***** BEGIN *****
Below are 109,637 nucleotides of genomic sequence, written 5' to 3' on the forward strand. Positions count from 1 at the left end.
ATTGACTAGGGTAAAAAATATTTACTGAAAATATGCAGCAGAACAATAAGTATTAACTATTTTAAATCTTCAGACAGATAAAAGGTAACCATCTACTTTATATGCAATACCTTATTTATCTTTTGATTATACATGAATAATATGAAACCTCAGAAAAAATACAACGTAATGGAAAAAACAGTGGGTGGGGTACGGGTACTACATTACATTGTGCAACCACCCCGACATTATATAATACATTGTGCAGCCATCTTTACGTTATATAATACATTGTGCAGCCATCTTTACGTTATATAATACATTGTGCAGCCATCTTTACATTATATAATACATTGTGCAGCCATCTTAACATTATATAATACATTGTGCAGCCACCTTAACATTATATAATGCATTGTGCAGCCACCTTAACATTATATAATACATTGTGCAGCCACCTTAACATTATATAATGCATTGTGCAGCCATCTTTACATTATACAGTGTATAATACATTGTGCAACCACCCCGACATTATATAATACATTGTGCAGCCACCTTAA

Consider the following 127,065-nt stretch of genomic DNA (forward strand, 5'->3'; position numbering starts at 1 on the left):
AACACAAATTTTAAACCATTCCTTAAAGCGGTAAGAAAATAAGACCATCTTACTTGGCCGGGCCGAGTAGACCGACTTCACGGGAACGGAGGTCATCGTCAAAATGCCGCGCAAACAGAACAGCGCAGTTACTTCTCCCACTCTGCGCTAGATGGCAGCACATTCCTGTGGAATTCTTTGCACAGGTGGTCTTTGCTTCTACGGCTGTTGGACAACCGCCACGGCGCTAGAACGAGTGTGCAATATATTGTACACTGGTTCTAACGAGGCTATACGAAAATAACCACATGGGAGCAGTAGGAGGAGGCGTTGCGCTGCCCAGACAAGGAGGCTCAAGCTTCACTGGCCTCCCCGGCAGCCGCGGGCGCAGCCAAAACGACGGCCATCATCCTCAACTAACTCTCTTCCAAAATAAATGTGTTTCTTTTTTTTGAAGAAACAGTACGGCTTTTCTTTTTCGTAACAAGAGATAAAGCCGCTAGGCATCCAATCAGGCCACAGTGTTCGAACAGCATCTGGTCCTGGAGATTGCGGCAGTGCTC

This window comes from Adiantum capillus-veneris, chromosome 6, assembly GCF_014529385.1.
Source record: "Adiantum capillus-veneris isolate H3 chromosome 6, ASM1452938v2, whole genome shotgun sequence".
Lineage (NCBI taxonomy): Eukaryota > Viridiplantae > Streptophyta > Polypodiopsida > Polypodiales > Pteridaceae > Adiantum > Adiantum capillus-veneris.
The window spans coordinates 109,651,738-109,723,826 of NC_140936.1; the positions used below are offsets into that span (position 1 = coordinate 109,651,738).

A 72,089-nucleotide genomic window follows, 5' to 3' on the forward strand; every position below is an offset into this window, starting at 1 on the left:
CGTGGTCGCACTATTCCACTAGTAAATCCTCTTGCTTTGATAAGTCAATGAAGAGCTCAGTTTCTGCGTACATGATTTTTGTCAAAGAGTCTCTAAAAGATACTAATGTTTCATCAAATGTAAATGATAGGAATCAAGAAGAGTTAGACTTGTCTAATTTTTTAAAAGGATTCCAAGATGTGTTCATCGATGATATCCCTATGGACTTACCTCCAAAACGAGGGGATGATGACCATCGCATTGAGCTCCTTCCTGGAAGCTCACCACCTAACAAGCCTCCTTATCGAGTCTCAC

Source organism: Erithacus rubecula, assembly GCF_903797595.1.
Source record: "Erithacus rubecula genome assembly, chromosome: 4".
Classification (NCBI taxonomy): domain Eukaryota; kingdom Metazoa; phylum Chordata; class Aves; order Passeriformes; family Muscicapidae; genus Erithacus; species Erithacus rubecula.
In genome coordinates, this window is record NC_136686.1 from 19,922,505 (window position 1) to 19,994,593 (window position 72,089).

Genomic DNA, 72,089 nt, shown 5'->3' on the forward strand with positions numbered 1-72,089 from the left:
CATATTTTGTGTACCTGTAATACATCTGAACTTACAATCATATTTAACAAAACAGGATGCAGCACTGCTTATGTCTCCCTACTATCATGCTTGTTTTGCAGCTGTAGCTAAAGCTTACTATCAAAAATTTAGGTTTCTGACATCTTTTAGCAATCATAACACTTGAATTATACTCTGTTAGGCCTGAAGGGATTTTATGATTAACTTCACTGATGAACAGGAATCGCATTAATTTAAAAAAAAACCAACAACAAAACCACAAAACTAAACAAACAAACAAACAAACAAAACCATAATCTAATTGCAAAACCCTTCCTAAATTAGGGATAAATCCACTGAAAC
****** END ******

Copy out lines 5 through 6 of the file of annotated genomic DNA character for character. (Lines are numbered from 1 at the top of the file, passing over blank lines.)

This window comes from Adiantum capillus-veneris, chromosome 6, assembly GCF_014529385.1.
Source record: "Adiantum capillus-veneris isolate H3 chromosome 6, ASM1452938v2, whole genome shotgun sequence".